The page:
Automated broccoli harvesting – will this soon be a commercial reality?

Tuesday, 10 July 2018

Could a fully automated broccoli harvester that saves growers significant amounts of time and money soon be a commercial reality? Sarah McWilliam, KMS Projects, updates on the AHDB-funded project aiming to do just that

Around 75,000 tonnes of broccoli are grown and harvested by hand each year in the UK. With the growing challenge of access to affordable labour, the development of a fully automated harvesting system is therefore crucial for UK growers.

Designing a selective, automated harvester to replace the manual system is no easy task. It must accurately identify and measure the size of each broccoli head and select only those which fit the grower’s pre-determined profile for picking. Then, each selected head must be cut and collected without damaging the uncut crop. All of this must be achieved in real time while the rig is in continuous motion.

Commercial realities

After proving their concept in 2015, KMS Projects has been busy working on a follow-up project (CP 153a) to develop the concept into a single module rig capable of selectively harvesting commercially grown broccoli.

KMS Projects’ harvester is designed to be a stand-alone rig powered by and mounted on the front of a standard tractor. It uses sophisticated imaging and data analysis techniques to identify the broccoli plants and to select heads of the required size for harvesting. The cutting mechanism is moved swiftly into position by a six-axis robotic arm and the heads cut and lifted leaving the rest of the crop undamaged in the field.

The team built a prototype rig and tested it throughout the 2016 and 2017 growing seasons, refining and improving on various elements of its design before demonstrating it working at twice the speed of a manual cutter to an audience of invited guests in November 2017.

The demonstration was the culmination of a great deal of work, some of it genuinely ground-breaking, to overcome the challenges inherent in this project. Chief among these was to find a reliable method of accurately accounting for the forward motion of the rig over the field. This is vital so that the location data of the broccoli heads obtained by the imaging system could be used to send the robot to each head with pin-point accuracy without being affected by changes in tractor speed or the unevenness of the ground.

Another huge challenge was to find a way for the harvester to reliably identify broccoli curds partially hidden by leaf cover. The solution is perhaps the most exciting aspect of the project. The team have created a method of detection which uses ‘deep learning’ artificial intelligence techniques to train the rig to classify different sizes of broccoli head with impressive accuracy. One of the key advantages of this method is that the imaging system is continually learning from the data it collects.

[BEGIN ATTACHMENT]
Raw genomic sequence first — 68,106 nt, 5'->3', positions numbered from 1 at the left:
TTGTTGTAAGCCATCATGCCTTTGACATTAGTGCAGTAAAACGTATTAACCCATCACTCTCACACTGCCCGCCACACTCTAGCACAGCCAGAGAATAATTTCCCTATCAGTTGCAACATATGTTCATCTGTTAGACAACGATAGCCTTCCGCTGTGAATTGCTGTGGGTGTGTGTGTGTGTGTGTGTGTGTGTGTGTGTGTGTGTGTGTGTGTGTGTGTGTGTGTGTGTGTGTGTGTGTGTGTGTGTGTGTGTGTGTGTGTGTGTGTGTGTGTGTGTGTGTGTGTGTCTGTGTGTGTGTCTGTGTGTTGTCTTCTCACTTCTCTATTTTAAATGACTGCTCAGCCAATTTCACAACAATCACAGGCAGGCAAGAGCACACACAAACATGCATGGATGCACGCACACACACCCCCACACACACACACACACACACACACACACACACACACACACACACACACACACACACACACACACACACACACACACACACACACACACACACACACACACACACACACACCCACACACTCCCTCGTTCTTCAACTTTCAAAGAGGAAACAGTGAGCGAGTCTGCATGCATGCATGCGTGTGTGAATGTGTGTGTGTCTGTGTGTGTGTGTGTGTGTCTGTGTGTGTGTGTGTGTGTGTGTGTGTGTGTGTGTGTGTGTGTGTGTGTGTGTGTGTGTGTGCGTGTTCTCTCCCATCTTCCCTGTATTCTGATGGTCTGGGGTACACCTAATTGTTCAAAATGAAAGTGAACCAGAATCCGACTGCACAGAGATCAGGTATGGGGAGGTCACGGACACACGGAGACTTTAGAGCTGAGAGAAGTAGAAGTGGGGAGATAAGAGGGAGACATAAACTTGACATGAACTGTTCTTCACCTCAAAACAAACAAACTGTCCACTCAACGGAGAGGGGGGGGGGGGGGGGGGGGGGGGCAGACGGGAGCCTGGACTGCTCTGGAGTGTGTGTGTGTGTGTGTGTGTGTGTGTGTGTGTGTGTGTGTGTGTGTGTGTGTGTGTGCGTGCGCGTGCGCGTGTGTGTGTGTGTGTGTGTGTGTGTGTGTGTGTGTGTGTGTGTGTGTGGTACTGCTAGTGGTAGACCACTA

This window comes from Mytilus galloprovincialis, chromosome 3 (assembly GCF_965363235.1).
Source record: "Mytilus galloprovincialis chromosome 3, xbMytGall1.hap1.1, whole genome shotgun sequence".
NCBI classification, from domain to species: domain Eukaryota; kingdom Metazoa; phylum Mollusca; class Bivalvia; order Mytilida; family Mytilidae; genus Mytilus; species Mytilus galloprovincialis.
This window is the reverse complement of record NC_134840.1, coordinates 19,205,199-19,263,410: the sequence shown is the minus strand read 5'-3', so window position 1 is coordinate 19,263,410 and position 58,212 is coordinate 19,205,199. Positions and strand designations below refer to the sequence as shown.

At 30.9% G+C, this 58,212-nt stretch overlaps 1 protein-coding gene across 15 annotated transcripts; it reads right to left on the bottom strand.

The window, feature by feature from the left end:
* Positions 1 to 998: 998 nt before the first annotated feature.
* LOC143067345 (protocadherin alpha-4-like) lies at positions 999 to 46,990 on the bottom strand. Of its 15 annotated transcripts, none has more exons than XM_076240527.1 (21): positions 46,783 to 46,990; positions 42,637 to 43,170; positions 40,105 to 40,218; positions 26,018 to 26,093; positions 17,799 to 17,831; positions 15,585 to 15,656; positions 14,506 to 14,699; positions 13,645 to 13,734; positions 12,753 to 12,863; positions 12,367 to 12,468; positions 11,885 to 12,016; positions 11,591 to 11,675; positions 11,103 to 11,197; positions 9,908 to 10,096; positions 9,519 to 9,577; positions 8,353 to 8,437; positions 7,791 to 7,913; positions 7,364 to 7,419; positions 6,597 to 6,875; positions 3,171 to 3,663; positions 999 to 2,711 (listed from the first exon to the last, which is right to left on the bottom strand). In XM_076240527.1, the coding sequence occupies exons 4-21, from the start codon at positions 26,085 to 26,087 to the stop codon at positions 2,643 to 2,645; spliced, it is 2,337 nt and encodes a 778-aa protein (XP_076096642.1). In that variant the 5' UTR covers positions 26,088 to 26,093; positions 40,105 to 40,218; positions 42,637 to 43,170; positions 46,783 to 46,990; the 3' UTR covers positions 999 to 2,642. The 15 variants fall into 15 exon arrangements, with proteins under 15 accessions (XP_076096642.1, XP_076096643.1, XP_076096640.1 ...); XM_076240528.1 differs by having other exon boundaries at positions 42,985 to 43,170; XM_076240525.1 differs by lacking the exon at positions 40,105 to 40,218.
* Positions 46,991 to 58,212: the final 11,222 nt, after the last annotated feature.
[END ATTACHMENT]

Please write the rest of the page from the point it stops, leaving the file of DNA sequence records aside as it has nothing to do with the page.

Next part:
The HMI (human machine interface) has been designed and work has already begun to integrate it with ISOBUS, taking the concept closer to a turn-key solution.

The rig is equipped with its own communications hub and a user-friendly website interface has been created which will provide access to performance analytics using real-time updates direct from the harvester both to the tractor driver and remotely sited farm managers.

The harvester collects location and size data about every broccoli head it passes over, including those not immediately selected for cutting. This real-time information can be used for yield mapping and also for improved harvest planning, as decisions will be informed by accurate, detailed data.

The end game

The team’s ultimate goal is to see their prototype developed into a three-module, commercially available machine. This machine will be capable of operating 24 hours a day, without tiring. It will cut broccoli heads that exactly match customers’ specifications, reducing growers’ reliance on manual labour and cutting harvesting costs significantly.

The harvester’s systems and processes which identify, locate and cut broccoli heads have obvious applications with other crops such as cabbage and lettuce varieties.

KMS Projects have a programme of R&D work planned which should deliver the first multi-module prototype machine during 2018. Assuming that operational tests of the prototype are successful, a commercially available multi-module machine should therefore be available to growers in the foreseeable future.

To find out more about the automated broccoli harvester, contact jim.dimmock@ahdb.org.uk.

AHDB’s SmartHort project is working to address the challenge of access to affordable labour through better management practices and smart technologies. To discuss your ideas about how the project could continue help UK horticulture, contact gracie.emeny@ahdb.org.uk